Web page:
BOLDUAN: Jessica, thanks so much.

Coming up, a new report says the President is planning a White House commission on climate change, but that commission could be led by a climate change denier, details ahead.


[11:39:51] BOLDUAN: Climate change. President Trump's Director of National Intelligence, he calls it a threat to national security. Dan Coats telling Congress and a threat assessment this, the United States will probably have to manage the impact of global human security challenges, such as threats to public health, historic levels of human displacement, assaults on religious freedom and the negative effects of environmental degradation and climate change.


With that in mind, The Washington Post is now reporting that the Trump administration is putting together a panel to look into the national security implications of that threat of climate change. And internal documents obtained by The Post gave a window into how seriously they seem to be taking the threat.

The man spearheading the proposed presidential committee is William Happer, not known to many. But he is known to deny climate change as a real thing, going as far to say, this one is about carbon dioxide or greenhouse gas.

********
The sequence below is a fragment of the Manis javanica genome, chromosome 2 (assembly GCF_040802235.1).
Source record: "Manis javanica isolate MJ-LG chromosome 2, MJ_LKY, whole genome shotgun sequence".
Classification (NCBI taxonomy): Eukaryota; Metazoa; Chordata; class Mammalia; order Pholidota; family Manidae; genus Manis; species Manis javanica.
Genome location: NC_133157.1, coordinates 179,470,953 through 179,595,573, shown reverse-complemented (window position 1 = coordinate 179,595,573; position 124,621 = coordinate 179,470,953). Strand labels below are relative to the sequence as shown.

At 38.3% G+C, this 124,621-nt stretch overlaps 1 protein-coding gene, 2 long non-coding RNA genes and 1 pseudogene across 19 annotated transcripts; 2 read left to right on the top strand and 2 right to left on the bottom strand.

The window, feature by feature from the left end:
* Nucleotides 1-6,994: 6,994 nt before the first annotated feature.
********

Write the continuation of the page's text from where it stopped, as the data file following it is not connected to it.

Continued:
WILLIAM HAPPER, TRUMP NOMINEE FOR CLIMATE CHANGE PANEL: The demonization of carbon dioxide is just like the demonization of the poor Jews under Hitler. Carbon dioxide is actually a benefit to the world and so were the Jews.


BOLDUAN: So it's carbon dioxide that's getting a bad rap these days.

Joining me now, one of the first co-sponsors of the Green New Deal on Capitol Hill, Democratic Congressman Brendan Boyle of Pennsylvania. Congressman, thank you for coming in.

REP. BRENDAN BOYLE (D), P.A.: Thank you for having me.

BOLDUAN: So the Green New Deal is big on goals when it comes to climate change, light on details and movement to tackle climate change. What's your reaction to this Washington Post report?